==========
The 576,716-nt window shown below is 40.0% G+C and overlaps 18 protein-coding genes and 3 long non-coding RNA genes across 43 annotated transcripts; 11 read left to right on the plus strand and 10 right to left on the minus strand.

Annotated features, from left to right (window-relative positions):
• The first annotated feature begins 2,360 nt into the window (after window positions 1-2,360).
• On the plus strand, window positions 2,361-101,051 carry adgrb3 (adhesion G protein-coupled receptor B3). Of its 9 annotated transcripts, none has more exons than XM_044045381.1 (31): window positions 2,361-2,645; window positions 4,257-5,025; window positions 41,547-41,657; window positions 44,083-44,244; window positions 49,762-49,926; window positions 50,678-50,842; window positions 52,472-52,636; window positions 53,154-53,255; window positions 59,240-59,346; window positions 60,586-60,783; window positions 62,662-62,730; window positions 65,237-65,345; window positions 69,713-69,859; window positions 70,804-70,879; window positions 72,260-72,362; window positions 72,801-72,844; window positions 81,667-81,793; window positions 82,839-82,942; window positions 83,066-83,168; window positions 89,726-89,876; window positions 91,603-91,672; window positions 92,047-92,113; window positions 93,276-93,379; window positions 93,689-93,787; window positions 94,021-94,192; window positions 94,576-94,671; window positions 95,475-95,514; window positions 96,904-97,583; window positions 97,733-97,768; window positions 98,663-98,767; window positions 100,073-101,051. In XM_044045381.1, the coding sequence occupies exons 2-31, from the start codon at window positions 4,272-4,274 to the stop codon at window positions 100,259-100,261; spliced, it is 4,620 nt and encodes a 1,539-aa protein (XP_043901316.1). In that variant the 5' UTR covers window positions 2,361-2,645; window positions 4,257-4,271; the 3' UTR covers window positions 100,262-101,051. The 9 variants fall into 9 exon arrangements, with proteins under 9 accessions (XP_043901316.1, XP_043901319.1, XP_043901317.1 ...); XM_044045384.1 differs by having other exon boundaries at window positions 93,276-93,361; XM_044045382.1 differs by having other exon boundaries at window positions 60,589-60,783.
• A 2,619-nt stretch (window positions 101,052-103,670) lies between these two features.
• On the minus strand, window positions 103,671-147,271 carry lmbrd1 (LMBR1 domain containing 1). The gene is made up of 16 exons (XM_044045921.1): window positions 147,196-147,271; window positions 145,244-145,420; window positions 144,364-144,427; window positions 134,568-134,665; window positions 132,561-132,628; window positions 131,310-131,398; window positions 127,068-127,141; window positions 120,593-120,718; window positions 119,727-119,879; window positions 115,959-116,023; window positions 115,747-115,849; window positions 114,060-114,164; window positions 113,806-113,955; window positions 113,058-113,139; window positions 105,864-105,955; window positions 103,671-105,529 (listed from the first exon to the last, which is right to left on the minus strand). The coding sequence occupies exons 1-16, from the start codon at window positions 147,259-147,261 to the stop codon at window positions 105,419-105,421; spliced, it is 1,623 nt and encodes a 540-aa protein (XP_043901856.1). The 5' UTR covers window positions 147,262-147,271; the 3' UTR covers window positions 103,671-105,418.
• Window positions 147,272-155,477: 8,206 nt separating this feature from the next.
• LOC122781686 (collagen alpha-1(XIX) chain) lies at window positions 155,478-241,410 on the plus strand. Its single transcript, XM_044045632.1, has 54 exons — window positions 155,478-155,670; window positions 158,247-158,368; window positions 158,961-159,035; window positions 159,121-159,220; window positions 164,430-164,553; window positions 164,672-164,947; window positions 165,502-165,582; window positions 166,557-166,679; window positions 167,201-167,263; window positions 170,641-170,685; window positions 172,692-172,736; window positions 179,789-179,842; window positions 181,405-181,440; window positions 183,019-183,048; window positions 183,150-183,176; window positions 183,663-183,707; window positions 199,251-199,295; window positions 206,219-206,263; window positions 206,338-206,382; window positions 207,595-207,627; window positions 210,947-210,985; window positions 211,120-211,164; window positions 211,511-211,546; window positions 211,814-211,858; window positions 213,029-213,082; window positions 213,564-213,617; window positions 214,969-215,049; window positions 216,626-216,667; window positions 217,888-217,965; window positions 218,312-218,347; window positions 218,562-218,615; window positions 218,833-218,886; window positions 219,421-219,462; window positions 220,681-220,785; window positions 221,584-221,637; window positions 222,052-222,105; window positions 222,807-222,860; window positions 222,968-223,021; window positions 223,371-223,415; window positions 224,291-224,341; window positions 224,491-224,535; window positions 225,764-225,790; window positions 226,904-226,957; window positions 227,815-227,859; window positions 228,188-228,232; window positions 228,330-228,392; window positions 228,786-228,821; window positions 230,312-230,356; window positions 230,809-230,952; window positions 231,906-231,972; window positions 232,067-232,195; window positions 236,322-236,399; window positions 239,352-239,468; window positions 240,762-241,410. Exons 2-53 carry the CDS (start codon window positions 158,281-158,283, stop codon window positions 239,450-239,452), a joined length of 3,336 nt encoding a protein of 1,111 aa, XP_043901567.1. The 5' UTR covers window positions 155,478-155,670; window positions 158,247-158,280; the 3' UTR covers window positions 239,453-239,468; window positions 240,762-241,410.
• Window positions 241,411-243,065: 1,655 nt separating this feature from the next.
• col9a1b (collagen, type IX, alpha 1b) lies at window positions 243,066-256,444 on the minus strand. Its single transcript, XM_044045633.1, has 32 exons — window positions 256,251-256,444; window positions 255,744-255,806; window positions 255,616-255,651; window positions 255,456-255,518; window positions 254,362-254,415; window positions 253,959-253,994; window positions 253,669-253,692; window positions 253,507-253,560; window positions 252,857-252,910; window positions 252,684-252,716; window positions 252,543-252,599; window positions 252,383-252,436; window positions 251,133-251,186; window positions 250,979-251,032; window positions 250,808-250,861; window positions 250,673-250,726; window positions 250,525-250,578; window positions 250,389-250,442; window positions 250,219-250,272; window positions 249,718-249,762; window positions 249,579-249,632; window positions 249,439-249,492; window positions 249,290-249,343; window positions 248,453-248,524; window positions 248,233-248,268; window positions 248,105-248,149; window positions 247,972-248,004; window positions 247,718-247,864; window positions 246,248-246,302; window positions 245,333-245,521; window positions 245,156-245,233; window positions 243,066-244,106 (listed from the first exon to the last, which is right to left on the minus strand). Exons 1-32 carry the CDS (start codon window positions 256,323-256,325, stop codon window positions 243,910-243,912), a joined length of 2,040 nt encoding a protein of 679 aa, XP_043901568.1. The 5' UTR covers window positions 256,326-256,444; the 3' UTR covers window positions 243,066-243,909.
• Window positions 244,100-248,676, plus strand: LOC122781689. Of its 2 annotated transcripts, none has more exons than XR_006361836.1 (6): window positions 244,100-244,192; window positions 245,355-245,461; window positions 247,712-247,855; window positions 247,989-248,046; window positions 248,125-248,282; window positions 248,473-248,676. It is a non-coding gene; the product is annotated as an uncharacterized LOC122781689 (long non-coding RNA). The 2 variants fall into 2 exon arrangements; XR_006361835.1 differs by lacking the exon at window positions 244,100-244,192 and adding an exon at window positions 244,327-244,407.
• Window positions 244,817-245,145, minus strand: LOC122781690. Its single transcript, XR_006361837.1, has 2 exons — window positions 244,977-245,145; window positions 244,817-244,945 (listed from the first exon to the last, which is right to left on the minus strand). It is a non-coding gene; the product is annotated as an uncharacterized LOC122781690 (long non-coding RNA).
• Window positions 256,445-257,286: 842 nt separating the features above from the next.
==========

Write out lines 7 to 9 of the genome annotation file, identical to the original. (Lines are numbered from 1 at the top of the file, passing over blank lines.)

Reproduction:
• Window positions 147,272-155,477: 8,206 nt separating this feature from the next.
• LOC122781686 (collagen alpha-1(XIX) chain) lies at window positions 155,478-241,410 on the plus strand. Its single transcript, XM_044045632.1, has 54 exons — window positions 155,478-155,670; window positions 158,247-158,368; window positions 158,961-159,035; window positions 159,121-159,220; window positions 164,430-164,553; window positions 164,672-164,947; window positions 165,502-165,582; window positions 166,557-166,679; window positions 167,201-167,263; window positions 170,641-170,685; window positions 172,692-172,736; window positions 179,789-179,842; window positions 181,405-181,440; window positions 183,019-183,048; window positions 183,150-183,176; window positions 183,663-183,707; window positions 199,251-199,295; window positions 206,219-206,263; window positions 206,338-206,382; window positions 207,595-207,627; window positions 210,947-210,985; window positions 211,120-211,164; window positions 211,511-211,546; window positions 211,814-211,858; window positions 213,029-213,082; window positions 213,564-213,617; window positions 214,969-215,049; window positions 216,626-216,667; window positions 217,888-217,965; window positions 218,312-218,347; window positions 218,562-218,615; window positions 218,833-218,886; window positions 219,421-219,462; window positions 220,681-220,785; window positions 221,584-221,637; window positions 222,052-222,105; window positions 222,807-222,860; window positions 222,968-223,021; window positions 223,371-223,415; window positions 224,291-224,341; window positions 224,491-224,535; window positions 225,764-225,790; window positions 226,904-226,957; window positions 227,815-227,859; window positions 228,188-228,232; window positions 228,330-228,392; window positions 228,786-228,821; window positions 230,312-230,356; window positions 230,809-230,952; window positions 231,906-231,972; window positions 232,067-232,195; window positions 236,322-236,399; window positions 239,352-239,468; window positions 240,762-241,410. Exons 2-53 carry the CDS (start codon window positions 158,281-158,283, stop codon window positions 239,450-239,452), a joined length of 3,336 nt encoding a protein of 1,111 aa, XP_043901567.1. The 5' UTR covers window positions 155,478-155,670; window positions 158,247-158,280; the 3' UTR covers window positions 239,453-239,468; window positions 240,762-241,410.
• Window positions 241,411-243,065: 1,655 nt separating this feature from the next.